Froma Harrop / Syndicated columnist
Keeping our border safe from affordable medication
President Bush has finally found a cross-border commerce he cannot tolerate. He will not, I repeat not, allow Americans to buy prescription drugs from Canada. That would give his subjects the option of obtaining their Zocor for less than the extortionate prices drug makers charge here. This all falls under the administration's guiding principle: No policy may ever favor ordinary citizens over corporations.
Since Nov. 17, U.S. Customs and Border Protection has been quietly seizing drugs mailed from Canadian pharmacies to people in this country. It's keeping these confiscations — about 40,000 packages so far — hush-hush because, as the administration knows full well, they are outrageous. The government doesn't notify the addressees that it has grabbed their blood-pressure medicine, so the customers become aware of the interception only when their drugs don't arrive. No doubt some people's health has suffered, as the drugs they need and think they've ordered do not materialize.
In case you haven't noticed, a large wall is being built around the American people to ensure that they remain prisoner to the drug industry. It's easy to understand why drug makers want to force Americans to buy their products in the United States. Ours is the only industrialized country that doesn't negotiate the prices the drug companies may charge. As a result, a 90-day supply of Fosamax sells for $105 in Canada but $210 here.
It's less easy to understand why our leaders in Washington have sided with the drug makers and against the American people — less easy but not impossible. They're well paid by the drug industry, which employs more than one lobbyist for every member of Congress.
Before there was a Medicare drug benefit, Washington didn't dare mess with elderly Americans seeking affordable drugs from Canada. And since the start of the program this year, the Canadian drug mail-order business has dipped somewhat. Of course, the Medicare drug-benefit law forbids the U.S. government to bargain on behalf of the beneficiaries. (That keeps taxpayers, who subsidize the program, on the hook for the higher prices.)
Some older people didn't want to join a Medicare drug plan or prefer the simplicity and savings of buying their drugs from Canada. And many younger Americans who lack drug coverage use Canadian pharmacies to avoid domestic price-gouging.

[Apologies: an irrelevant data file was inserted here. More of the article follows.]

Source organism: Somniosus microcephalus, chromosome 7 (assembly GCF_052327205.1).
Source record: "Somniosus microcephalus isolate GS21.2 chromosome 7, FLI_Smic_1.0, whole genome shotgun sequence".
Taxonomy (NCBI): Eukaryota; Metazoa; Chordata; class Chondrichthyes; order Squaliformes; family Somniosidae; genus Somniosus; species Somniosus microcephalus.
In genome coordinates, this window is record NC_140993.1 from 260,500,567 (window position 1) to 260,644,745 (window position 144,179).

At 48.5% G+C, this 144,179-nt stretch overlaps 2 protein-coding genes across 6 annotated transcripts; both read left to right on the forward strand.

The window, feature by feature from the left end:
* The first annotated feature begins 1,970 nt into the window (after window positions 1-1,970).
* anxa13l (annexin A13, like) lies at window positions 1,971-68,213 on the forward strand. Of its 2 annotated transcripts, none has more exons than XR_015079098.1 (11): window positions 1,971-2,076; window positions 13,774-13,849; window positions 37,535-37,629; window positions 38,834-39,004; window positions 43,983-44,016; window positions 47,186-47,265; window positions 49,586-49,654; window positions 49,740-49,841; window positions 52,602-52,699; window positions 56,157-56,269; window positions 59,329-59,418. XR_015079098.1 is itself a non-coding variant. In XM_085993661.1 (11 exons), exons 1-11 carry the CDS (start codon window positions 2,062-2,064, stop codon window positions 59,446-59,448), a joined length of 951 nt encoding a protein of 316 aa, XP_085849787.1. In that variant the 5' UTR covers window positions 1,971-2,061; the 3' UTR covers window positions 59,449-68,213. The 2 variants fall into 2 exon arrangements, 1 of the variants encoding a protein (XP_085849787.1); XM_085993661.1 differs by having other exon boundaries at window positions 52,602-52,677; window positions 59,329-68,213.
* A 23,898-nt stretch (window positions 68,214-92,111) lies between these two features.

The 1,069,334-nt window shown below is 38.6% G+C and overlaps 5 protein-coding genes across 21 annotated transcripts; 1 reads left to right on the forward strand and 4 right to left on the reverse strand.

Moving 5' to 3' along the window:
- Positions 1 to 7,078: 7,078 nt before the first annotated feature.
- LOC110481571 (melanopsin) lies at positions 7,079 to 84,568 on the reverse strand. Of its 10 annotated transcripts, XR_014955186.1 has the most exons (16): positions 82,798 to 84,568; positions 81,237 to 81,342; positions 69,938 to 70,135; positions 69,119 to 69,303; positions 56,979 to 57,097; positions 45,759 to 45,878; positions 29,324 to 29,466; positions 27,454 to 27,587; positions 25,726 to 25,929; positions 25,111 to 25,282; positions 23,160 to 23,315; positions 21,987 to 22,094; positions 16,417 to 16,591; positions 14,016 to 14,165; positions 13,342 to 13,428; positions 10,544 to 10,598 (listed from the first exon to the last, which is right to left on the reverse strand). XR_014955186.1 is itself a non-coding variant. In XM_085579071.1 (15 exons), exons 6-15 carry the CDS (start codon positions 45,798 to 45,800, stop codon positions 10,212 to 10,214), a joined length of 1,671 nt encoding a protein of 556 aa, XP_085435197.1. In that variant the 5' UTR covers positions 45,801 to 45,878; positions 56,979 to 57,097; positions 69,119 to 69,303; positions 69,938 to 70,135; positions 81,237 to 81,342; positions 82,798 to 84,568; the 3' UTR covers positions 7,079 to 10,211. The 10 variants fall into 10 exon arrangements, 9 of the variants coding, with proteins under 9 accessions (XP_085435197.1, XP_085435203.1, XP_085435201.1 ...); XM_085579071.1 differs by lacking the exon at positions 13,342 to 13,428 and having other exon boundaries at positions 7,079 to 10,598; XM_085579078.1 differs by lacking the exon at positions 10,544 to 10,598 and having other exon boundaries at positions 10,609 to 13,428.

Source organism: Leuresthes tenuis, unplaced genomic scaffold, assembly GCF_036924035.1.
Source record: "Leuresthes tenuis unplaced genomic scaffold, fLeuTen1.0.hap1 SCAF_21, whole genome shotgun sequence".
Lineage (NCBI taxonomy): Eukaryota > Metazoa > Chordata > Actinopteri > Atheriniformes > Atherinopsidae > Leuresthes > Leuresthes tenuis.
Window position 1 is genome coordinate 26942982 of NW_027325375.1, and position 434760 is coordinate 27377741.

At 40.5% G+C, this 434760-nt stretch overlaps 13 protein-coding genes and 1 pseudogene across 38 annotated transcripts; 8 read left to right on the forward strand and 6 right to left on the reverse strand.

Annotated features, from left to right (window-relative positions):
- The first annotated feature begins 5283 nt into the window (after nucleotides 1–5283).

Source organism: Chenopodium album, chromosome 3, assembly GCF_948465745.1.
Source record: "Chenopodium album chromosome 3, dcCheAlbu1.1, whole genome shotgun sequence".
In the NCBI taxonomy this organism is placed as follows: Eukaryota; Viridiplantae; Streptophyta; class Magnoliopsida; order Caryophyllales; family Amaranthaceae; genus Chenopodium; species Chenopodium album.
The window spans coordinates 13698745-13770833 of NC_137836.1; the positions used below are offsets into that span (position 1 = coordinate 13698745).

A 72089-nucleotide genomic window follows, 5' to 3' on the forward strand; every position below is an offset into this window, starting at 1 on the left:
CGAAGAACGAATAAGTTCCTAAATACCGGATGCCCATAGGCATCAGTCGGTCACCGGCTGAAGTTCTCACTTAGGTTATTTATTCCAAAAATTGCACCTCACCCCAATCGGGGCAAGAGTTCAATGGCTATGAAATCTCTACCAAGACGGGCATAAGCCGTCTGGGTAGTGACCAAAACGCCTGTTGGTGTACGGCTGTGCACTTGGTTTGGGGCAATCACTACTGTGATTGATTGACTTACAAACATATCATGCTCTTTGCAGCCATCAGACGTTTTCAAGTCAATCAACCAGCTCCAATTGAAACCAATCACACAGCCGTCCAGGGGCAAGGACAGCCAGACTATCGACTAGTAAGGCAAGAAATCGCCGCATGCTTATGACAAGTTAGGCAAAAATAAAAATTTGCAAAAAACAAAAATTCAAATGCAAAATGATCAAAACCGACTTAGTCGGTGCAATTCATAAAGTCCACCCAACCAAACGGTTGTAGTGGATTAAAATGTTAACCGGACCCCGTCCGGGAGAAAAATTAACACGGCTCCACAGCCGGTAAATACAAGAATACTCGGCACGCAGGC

U.S. Customs says that it is stopping the imports from Canada to protect Americans from the harms of counterfeit drugs. Oh, sure. Actually, drugs ordered from licensed pharmacies in Canada are monitored by Health Canada, a government agency that is probably less corruptible than our own Food and Drug Administration. If our elected officials in Washington truly cared about the well-being of the American people, they would have long ago done something about unfairly high drug prices. That way, more people would have been able to afford the drugs they should take, and poor people wouldn't have to cut their pills in half to extend their prescriptions.
(One state, Nevada, has thumbed its nose at Washington and has licensed four Canadian pharmacies to sell drugs to its residents. Several other states may follow its lead.)
Members of Congress have heard an earful from people enraged by the federal seizure of their medications. Both the Senate and the House have approved amendments to the Homeland Security appropriations bill that would bar Customs from using federal money to confiscate drugs.
Do not assume, however, that this obnoxious policy will soon stop. The bills will go into conference committee, and if history is any guide, drug-industry lobbyists will cement shut the Canadian door to lower drug prices. So much for free trade, or even freedom.
And what about you red-blooded Americans out there? Are you going to sit passively as the back-room boys try to preserve the ludicrous ban on buying Lipitor from Canada? Americans, you really don't have to put up with this.
Providence Journal columnist Froma Harrop's column appears regularly on editorial pages of The Times. Her e-mail address is email@example.com
2006, The Providence Journal Co.